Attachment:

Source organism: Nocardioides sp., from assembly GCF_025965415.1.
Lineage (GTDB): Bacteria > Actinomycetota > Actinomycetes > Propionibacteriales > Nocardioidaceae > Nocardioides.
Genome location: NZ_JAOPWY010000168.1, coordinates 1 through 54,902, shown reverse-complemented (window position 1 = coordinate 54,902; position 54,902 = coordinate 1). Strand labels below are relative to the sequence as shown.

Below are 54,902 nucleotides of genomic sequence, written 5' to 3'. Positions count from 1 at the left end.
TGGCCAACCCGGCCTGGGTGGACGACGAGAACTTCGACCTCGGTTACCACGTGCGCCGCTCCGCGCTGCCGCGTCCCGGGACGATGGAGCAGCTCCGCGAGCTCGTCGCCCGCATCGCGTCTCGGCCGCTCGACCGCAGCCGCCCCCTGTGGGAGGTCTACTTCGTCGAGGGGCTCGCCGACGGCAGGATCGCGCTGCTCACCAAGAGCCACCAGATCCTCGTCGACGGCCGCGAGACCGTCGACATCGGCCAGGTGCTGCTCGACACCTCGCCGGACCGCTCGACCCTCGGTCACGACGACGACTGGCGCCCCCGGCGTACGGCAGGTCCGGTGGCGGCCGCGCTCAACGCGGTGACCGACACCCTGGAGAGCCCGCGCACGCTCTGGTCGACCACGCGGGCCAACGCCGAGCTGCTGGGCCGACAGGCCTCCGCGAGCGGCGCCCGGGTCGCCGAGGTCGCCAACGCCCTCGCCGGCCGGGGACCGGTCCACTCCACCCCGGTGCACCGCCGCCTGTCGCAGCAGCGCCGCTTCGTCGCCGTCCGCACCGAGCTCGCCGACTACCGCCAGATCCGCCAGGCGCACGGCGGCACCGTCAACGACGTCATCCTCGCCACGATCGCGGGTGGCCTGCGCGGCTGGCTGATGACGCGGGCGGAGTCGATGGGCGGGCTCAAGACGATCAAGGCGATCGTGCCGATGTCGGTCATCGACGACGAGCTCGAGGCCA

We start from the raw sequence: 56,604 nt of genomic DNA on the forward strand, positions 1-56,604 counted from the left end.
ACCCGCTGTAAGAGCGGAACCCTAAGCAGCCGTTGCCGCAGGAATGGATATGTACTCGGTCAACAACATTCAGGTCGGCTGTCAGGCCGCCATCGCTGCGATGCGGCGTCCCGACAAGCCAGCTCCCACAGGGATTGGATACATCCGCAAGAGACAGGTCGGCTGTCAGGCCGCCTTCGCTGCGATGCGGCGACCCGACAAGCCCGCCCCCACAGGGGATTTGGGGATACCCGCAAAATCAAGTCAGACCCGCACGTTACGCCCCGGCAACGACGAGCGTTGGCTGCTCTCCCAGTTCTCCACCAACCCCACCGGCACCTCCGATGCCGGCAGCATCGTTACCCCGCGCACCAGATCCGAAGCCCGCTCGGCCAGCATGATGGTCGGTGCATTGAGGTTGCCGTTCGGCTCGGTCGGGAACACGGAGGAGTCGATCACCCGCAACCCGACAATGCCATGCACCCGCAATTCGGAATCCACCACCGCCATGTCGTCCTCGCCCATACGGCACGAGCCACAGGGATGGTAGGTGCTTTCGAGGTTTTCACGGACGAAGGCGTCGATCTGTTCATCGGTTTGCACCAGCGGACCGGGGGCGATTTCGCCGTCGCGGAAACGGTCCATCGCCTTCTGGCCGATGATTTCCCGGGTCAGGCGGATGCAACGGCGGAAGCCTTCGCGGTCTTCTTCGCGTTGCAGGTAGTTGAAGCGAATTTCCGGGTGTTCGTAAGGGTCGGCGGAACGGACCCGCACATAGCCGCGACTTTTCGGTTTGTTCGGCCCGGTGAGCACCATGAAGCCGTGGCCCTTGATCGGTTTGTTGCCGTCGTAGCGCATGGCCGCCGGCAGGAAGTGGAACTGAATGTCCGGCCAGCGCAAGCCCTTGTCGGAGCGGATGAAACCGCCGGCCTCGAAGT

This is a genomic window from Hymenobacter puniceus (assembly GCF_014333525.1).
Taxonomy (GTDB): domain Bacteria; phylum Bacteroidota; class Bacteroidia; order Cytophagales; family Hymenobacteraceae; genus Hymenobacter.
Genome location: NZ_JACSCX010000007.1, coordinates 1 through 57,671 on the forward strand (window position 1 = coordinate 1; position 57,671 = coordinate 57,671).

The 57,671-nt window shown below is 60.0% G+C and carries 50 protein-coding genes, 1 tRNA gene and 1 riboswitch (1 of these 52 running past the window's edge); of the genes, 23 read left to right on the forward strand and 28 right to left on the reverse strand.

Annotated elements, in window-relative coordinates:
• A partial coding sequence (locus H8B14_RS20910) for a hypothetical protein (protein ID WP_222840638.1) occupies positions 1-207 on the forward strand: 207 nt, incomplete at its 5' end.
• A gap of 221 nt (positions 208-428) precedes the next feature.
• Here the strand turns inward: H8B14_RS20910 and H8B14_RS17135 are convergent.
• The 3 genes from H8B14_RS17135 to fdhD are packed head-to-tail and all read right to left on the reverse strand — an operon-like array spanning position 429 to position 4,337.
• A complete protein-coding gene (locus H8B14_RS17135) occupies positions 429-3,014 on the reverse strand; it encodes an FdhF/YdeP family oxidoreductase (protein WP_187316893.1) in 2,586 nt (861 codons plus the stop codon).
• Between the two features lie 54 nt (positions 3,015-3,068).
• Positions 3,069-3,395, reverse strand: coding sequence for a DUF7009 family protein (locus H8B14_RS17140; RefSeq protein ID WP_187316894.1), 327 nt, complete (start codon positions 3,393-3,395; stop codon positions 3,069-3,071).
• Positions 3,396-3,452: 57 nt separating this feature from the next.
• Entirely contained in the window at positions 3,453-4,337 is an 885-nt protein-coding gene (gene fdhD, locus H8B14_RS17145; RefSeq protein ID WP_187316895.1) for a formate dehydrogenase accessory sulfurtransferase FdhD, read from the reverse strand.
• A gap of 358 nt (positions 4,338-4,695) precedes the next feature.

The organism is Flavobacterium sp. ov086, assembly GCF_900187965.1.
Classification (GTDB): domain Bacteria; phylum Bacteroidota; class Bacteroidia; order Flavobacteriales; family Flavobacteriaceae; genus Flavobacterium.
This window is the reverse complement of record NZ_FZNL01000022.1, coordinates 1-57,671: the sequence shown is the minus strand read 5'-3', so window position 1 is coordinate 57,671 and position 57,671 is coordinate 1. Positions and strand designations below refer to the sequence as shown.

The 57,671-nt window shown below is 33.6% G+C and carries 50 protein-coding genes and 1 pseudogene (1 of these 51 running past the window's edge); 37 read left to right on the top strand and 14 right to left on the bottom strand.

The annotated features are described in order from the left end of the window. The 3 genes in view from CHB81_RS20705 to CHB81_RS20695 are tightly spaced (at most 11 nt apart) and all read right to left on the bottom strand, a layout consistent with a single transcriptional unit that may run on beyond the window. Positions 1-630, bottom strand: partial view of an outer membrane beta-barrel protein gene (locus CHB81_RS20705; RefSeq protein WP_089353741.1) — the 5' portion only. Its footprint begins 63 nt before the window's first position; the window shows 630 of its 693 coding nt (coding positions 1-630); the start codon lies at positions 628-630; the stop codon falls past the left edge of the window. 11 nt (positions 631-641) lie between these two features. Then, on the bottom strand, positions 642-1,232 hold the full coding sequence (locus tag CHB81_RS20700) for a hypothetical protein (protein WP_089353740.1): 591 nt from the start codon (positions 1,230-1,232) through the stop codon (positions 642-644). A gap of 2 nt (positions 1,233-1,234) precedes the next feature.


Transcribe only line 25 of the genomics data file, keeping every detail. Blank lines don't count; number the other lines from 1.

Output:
This window is the reverse complement of record NZ_FZNL01000022.1, coordinates 1-57,671: the sequence shown is the minus strand read 5'-3', so window position 1 is coordinate 57,671 and position 57,671 is coordinate 1. Positions and strand designations below refer to the sequence as shown.